No more affordable regions in Auckland

Still looking for an affordable house in Auckland? We've got some bad news.

There's not a single district in the super city with a median price in the affordable range, new figures from the Real Estate Institute of NZ (REINZ) show.

"This is the first time that all seven districts have had a median price of in excess of $700,000, highlighting how expensive the city is becoming," says chief executive Bindi Norwell.

"Additionally, North Shore City has reached a record median price of $1,113,000 - the nearest the price has been to this point previously was $1,105,000 in November 2016."

The Government's Kiwibuild scheme defines affordable in Auckland as being between $500,000 and $600,000. The previous National-led Government defined affordable as under $650,000.

Thursday's figures show Auckland prices increased by 1.8 percent in 2017, and nationwide by 5.8 percent - lower than in recent years, but still a gain, which surprised REINZ.

"This increase defies the predictions of many commentators who 12 or 13 months ago were adamant that house prices would fall in 2017."

REINZ reported in November that Auckland prices had started slipping, dropping 3.2 percent year on year, but said that may have been the result of a large number of apartment sales in the CBD.

The only regions in New Zealand which saw sale prices drop were:

  • Marlborough, down 2.1 percent to $372,000
  • West Coast, down 1.6 percent to $185,000
  • Canterbury, down 0.7 percent to $439,000.

The fastest-rising prices can be found in:

  • Waikato, up 11.7 percent to $525,000 - most of that gain since November
  • Bay of Plenty, up 20.4 percent to $598,000
  • Wellington, up 4.7 percent to $560,000.
REINZ prices
Photo credit: REINZ

ASB Bank credits the Auckland buoyancy on a lift in sales in the last few months of 2017, particularly in Auckland - perhaps due to incoming legislative changes.

"For example, the change in legislation to ban foreign buyers could have bought forward demand in order to get in ahead of the changes," says ASB economist Kim Mundy.

The median price in Auckland according to REINZ is now $870,000, up from $850,000 a year ago. According to QV, the average value in the super city is $1,045,741.

QV's average value nationwide - $664,485 - is also above the REINZ median price of $550,000. The discrepancy could be that QV uses mean values, which can be dragged higher by particularly expensive properties that may not even be for sale, while REINZ's median value is based on actual sale prices.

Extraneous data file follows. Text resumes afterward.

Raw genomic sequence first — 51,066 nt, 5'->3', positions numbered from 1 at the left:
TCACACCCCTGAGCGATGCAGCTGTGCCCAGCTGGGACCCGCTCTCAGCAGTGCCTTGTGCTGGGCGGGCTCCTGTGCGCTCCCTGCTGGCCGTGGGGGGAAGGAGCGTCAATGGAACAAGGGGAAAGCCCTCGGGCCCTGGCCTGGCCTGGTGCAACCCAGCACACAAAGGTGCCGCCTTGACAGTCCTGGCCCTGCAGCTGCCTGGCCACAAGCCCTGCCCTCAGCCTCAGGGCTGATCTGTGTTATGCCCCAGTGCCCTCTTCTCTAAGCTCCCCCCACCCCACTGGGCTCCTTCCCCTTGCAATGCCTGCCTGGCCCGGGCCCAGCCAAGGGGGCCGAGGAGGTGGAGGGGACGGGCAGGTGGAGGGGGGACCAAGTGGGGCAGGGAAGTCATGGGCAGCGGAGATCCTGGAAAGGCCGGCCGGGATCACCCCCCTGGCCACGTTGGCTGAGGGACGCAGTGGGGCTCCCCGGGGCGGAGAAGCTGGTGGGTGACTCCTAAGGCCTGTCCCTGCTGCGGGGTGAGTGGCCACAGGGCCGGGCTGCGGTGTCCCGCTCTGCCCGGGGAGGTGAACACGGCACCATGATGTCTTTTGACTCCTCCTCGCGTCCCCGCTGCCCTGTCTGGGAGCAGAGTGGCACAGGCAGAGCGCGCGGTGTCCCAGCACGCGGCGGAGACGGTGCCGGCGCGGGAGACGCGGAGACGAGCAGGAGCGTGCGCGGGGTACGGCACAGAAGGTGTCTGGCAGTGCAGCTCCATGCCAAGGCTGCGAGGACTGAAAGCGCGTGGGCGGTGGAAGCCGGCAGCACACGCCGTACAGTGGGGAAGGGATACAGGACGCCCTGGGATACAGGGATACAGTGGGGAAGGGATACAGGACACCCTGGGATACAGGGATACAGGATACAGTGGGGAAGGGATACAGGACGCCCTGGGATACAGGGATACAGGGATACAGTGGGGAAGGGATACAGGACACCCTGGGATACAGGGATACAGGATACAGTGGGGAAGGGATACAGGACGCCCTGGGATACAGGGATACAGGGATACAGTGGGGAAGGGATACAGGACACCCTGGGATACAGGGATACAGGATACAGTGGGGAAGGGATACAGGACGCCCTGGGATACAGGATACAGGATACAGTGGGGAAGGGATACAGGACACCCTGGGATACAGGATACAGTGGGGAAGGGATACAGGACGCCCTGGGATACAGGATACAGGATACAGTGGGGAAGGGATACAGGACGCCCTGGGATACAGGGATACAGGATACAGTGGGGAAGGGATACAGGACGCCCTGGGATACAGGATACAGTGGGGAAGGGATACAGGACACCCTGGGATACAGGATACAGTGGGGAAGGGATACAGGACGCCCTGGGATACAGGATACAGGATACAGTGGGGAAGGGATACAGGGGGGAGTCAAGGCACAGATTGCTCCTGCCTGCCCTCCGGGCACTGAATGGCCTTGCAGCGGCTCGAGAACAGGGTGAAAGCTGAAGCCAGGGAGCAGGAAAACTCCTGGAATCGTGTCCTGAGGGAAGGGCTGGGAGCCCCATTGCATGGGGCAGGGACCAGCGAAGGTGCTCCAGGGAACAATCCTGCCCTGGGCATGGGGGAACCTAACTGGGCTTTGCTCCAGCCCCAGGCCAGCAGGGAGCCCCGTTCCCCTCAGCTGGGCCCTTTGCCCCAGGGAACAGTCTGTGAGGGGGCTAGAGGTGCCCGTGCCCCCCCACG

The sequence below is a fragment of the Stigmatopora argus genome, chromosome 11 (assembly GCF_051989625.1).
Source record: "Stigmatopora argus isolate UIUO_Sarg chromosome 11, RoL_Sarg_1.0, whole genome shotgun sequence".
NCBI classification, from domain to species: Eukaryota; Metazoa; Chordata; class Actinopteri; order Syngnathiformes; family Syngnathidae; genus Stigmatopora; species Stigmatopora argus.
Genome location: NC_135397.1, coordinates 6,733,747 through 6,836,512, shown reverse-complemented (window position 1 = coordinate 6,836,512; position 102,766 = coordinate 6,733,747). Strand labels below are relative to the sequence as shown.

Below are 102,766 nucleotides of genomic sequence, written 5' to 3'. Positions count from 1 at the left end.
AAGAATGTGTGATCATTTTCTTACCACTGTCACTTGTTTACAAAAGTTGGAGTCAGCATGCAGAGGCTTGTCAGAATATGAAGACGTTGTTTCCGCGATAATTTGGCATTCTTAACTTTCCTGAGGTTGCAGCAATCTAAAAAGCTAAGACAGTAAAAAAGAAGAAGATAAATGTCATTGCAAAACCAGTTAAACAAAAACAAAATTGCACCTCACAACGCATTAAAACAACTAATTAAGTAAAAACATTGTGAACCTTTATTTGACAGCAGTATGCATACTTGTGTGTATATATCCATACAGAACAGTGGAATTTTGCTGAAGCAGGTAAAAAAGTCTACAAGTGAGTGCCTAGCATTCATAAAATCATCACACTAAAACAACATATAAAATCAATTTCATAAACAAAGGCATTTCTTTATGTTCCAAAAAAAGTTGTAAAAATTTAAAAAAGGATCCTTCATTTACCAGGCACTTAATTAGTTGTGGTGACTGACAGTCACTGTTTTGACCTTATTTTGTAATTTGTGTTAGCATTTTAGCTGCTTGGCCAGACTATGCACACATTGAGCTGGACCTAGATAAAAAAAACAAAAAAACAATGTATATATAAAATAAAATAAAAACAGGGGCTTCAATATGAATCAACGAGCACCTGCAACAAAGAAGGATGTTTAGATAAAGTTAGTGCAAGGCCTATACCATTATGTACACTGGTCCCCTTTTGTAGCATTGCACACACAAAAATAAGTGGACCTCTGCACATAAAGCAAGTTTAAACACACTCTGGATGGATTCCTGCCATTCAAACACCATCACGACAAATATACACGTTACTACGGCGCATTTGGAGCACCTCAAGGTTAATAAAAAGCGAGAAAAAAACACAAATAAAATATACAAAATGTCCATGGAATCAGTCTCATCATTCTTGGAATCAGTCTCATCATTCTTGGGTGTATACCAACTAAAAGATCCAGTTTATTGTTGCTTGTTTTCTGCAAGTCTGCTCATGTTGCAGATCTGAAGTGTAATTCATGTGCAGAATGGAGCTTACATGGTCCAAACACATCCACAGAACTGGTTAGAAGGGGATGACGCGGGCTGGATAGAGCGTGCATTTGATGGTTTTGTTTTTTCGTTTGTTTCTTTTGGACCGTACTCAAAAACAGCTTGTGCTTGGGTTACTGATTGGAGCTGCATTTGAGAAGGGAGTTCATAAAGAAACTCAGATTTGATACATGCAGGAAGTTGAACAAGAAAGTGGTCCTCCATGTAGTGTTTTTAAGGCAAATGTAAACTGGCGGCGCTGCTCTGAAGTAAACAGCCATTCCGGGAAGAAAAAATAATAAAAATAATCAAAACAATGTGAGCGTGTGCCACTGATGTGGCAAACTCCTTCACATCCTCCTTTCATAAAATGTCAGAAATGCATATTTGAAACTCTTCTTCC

For example, 96 properties priced between $2 million and $3 million sold in 2017 - up from 92 the year before - while there was an 18 percent fall in the number of homes selling for under $500,000 and a 30 percent drop in properties selling for under $250,000.

"This was the lowest number of properties in this bracket on record, showing how price increases are impacting across the regions," said Ms Norwell.

First-home buyers still missing out

"While the increase will be welcome news to those looking to sell their property, for those first-home buyers this will not have been the Christmas present they were hoping for," said Ms Norwell.

"Although there is some hope as the rate of price increases has decreased significantly compared to previous years meaning that if the trend continues, there is more of a chance that those saving for a house deposit can keep up with increasing property prices."

Andrew King, executive officer of the Property Investors Federation told Newshub on Thursday morning landlords were bailing on the market, but having trouble finding buyers.

ASB says sales lifted for the third consecutive month in December, but changes made by new coalition Government may dampen investor demand, but this will be "offset to some degree" by policies friendlier to first-home buyers.

"Outside of legislative changes, we continue to expect housing shortfalls and population growth to provide a floor to house prices over 2018," said Ms Mundy.

The number of properties sold in December was 10.1 percent lower than in December 2016, REINZ said, while supply was 9.3 percent higher.